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5 Myths About Hair Loss
I found a great article from Dr. John P. Schwinning of the International Hair Surgical Group that debunks some of the common myths about hair loss. Dr. Schwinning explains that 40% of men over the age of 40 will experience some form of hair loss, but none due to the conditions listed below. These myths simply “defy logic and basic science.” Here’s an excerpt from the Doctor’s article:
Myth 1: Baldness comes from the mother’s side. While the main cause of hair loss in both men and women is genetic, a condition known as androgenetic alopecia, it is not a hereditary trait confined to either parent. If your mother or father’s family has a history of baldness, you can inherit the gene and experience male pattern baldness or female hair loss.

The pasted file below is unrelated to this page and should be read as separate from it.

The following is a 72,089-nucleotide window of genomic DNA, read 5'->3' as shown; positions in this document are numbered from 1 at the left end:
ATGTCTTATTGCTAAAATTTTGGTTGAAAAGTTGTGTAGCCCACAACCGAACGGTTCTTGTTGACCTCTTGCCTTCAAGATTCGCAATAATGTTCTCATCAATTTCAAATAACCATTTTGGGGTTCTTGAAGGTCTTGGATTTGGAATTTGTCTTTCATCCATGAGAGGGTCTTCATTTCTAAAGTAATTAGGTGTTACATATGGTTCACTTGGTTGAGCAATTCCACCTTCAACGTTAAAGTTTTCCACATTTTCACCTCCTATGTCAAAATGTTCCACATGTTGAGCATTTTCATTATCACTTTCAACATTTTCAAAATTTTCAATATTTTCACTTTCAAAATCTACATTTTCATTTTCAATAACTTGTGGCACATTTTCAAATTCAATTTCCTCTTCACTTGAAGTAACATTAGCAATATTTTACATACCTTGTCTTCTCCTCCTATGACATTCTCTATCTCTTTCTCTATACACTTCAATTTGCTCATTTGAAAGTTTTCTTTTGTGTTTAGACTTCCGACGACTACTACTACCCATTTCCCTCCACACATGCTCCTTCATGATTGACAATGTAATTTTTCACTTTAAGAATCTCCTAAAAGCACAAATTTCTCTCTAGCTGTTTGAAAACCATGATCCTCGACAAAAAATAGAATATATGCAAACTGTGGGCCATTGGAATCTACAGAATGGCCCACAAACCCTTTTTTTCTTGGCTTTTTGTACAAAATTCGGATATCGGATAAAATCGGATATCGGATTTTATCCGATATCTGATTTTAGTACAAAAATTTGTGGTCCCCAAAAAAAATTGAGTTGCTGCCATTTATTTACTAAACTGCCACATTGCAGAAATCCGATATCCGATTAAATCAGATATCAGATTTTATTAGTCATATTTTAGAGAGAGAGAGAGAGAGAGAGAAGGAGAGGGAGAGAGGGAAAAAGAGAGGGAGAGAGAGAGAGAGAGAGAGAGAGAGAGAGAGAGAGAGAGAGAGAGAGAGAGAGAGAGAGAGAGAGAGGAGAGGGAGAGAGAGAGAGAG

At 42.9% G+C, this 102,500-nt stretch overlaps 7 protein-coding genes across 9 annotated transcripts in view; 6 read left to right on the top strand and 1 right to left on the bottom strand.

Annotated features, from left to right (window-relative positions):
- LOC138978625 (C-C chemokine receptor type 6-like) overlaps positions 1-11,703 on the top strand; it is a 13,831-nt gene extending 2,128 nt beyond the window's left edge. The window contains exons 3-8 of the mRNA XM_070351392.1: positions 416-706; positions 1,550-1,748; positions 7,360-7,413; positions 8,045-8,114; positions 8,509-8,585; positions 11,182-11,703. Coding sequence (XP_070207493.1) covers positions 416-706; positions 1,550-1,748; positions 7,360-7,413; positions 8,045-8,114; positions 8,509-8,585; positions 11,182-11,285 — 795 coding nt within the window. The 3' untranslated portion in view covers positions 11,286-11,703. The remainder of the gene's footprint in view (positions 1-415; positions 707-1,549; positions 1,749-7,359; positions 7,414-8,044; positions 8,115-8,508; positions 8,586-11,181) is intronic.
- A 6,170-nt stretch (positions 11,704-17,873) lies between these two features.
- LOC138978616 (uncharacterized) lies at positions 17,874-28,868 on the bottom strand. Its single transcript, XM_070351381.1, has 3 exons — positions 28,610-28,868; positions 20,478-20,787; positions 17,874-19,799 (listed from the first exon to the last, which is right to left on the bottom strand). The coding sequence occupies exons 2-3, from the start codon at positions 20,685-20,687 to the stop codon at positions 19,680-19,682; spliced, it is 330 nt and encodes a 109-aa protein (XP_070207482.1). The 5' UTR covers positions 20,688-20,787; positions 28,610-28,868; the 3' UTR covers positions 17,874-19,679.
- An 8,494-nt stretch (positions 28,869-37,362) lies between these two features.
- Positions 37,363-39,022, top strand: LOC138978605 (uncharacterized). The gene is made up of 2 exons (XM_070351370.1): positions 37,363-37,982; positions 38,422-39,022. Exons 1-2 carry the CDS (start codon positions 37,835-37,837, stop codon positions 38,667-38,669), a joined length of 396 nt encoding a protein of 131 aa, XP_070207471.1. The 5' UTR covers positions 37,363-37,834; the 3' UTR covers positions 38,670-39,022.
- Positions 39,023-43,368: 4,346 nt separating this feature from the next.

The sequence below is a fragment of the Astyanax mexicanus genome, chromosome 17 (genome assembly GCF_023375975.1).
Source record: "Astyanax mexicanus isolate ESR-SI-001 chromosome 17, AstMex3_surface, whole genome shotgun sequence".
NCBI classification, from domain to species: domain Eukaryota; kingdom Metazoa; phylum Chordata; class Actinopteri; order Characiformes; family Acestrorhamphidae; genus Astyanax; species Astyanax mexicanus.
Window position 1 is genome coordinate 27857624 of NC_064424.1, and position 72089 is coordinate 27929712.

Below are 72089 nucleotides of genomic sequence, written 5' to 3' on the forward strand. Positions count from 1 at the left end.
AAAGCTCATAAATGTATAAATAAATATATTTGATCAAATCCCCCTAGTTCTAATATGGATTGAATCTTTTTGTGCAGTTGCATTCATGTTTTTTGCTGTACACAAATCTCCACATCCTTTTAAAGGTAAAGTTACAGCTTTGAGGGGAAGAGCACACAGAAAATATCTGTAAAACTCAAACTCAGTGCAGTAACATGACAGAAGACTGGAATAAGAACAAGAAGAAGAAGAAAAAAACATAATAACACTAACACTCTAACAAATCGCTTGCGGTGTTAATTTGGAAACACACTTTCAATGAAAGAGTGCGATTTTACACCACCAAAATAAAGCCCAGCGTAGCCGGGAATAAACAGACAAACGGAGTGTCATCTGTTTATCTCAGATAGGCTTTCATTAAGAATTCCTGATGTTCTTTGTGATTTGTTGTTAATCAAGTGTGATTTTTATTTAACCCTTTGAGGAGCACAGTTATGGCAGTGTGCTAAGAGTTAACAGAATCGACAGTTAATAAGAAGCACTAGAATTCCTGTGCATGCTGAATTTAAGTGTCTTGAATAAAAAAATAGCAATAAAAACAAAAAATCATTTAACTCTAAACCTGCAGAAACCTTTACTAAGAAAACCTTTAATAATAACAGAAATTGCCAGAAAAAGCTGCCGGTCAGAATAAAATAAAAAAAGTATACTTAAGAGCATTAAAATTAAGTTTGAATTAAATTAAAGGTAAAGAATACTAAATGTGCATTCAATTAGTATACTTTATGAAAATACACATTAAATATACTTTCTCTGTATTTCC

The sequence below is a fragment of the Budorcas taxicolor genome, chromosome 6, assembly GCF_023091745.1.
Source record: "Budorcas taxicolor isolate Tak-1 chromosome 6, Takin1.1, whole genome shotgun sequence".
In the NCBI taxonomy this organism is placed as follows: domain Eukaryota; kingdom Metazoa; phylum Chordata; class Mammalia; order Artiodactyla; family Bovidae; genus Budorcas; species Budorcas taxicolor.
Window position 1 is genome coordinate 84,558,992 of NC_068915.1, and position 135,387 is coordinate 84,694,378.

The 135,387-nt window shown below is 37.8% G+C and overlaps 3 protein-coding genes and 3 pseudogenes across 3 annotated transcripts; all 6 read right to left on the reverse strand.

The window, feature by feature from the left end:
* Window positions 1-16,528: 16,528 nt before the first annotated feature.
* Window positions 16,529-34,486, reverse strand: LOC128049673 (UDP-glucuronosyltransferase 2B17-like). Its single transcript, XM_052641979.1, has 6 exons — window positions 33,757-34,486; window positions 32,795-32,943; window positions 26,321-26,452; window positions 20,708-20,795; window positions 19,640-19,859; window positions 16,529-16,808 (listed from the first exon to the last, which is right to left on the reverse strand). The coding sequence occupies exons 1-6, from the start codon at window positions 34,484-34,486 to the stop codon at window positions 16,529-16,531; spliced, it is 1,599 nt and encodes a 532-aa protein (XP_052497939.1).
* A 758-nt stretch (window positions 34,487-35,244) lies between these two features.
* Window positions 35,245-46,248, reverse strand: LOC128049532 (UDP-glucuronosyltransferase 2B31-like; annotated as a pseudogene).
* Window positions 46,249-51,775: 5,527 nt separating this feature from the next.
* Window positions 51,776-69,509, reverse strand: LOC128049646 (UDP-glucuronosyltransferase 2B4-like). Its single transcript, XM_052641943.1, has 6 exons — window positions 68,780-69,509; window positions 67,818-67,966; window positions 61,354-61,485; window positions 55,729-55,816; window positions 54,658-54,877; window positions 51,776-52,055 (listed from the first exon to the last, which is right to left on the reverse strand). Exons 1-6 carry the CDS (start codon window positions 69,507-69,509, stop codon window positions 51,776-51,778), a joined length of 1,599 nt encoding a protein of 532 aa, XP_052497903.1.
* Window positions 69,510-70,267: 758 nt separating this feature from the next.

Myth 2: Wearing hats can cause balding. Contrary to popular belief the normal wearing of hats does not cause hair loss. You would need to wear your hat so tightly that circulation to the hair follicles was cut off. Typical day to day wearing of hats will not cause hair loss.
Myth 3: Blow drying, frequent hair washing and use of styling products can cause the loss of hair. While excessive blow drying and washing can damage the quality of your hair turning it dry or brittle, normal use does not cause hair loss. Similarly, the use of hair coloring and styling products, when used as directed have no effect other than those intended.
Myth 4: Cutting/shaving your hair will make it grow back thicker. Your hair follicle is thicker at the base of the shaft than at the tip, so while cutting or shaving may make your hair appear thicker by contrast initially, as it continues to grow it will maintain the same thickness as prior to cutting.
Myth 5: Brushing your hair is better than combing it and is good for follicle stimulation. While the general consensus is that combing as opposed to brushing reduces the occurrence of hair breakage and split ends, neither action will induce growth or for that matter hair loss.